Americans hear a lot these days about the importance of saving for retirement, and individual retirement accounts (IRAs) are one way to build a nest egg.
But the variety of these investments can be confusing, and you may need your advisor’s help to select the one that’s right for you. For example:
With a traditional IRA, you contribute pretax money, and it grows tax-deferred; you do not pay taxes on it until you withdraw it, at which time it is taxed as ordinary income.
On the other hand, with a Roth IRA, you contribute after-tax money. It still grows tax-deferred, and withdrawals are tax-free in retirement.
With both traditional and Roth IRAs, you can contribute $5,500 if you are under age 50, and $6,500 if you are older than age 50. Generally, you would choose a traditional IRA if you think you will be in a lower tax bracket in retirement and a Roth IRA if you think you will be in a higher tax bracket.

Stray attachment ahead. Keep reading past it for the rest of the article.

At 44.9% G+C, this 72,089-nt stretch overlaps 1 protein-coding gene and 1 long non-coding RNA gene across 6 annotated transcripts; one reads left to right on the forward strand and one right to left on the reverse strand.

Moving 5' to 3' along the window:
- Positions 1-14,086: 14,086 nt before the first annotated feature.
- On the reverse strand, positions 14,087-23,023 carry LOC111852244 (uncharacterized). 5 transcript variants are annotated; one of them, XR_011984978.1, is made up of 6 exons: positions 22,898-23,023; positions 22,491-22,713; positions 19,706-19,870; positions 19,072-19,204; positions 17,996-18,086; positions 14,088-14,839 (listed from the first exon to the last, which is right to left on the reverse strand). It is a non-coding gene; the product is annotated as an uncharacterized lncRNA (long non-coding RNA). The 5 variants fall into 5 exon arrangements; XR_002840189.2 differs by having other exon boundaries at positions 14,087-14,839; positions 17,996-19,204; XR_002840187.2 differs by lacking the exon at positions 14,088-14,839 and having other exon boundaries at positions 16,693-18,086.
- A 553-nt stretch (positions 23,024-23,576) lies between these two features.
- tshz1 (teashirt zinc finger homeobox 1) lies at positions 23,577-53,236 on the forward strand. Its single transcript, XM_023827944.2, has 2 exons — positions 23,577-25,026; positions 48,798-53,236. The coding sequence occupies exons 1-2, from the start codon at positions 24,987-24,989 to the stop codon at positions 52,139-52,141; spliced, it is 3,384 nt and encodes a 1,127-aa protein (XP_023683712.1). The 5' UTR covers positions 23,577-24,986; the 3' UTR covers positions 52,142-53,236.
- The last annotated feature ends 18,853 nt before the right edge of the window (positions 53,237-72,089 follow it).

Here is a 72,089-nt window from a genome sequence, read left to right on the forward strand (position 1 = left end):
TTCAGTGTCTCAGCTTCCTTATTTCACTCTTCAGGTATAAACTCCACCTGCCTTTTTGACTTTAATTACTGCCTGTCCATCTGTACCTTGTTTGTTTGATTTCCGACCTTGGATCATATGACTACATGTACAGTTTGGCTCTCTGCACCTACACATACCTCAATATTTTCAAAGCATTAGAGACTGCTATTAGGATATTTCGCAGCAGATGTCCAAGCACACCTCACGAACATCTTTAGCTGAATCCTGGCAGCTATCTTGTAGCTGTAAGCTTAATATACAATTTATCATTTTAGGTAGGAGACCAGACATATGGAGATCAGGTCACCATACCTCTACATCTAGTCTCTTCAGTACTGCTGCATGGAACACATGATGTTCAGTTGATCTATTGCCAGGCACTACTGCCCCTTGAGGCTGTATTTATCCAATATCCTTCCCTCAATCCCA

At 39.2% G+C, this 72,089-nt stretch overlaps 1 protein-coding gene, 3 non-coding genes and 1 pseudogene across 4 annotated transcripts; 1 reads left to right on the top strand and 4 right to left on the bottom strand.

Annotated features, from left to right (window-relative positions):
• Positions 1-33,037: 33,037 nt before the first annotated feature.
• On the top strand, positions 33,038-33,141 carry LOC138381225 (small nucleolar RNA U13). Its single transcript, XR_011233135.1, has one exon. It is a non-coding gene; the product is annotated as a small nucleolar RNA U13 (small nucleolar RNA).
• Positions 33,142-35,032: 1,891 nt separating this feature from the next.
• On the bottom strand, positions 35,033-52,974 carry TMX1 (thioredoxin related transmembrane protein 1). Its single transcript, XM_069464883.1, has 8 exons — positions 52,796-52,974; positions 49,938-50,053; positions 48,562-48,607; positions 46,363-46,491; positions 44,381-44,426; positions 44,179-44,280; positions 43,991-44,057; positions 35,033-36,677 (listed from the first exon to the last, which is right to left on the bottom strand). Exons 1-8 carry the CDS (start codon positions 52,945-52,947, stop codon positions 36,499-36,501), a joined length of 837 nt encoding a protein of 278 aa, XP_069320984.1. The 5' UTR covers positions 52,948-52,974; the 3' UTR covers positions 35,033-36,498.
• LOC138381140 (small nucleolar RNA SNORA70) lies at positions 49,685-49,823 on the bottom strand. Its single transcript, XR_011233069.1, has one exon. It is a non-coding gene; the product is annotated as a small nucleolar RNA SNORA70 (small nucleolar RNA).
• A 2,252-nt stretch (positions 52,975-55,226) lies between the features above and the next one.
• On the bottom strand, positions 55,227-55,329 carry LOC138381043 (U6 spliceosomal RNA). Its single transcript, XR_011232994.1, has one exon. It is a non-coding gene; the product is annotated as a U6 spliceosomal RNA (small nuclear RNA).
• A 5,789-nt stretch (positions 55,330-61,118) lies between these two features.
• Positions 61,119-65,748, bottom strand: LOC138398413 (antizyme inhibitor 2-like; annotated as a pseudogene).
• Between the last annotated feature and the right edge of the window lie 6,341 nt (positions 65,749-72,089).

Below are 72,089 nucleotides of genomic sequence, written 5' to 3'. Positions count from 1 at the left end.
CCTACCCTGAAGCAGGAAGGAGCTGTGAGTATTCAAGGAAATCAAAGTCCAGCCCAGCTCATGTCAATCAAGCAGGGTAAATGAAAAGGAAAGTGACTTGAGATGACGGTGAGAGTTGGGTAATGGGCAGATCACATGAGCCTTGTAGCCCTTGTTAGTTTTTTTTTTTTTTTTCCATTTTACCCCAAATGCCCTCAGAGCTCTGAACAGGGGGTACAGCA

The SEP IRA is available to individuals who are self-employed or operate a small business. As with the traditional IRA, you contribute pretax funds, and withdrawals are taxed as ordinary income. The difference: the annual contribution limit is much higher. In 2017, you can contribute up to 25% of your income, to a $54,000 ceiling.
Also geared toward the self-employed and small-business owner is the SIMPLE IRA. You contribute pretax funds, and withdrawals are taxed as ordinary income, but the contribution limits are lower. They are $12,500 if you are under age 50, and $15,500 if you are 50 or older.
As a small-business owner, you can set up a SIMPLE IRA for your employees, who can elect to contribute. You’ll match their contributions according to one of two formulas. And if you’re self-employed with staff, you can contribute as both employer and employee.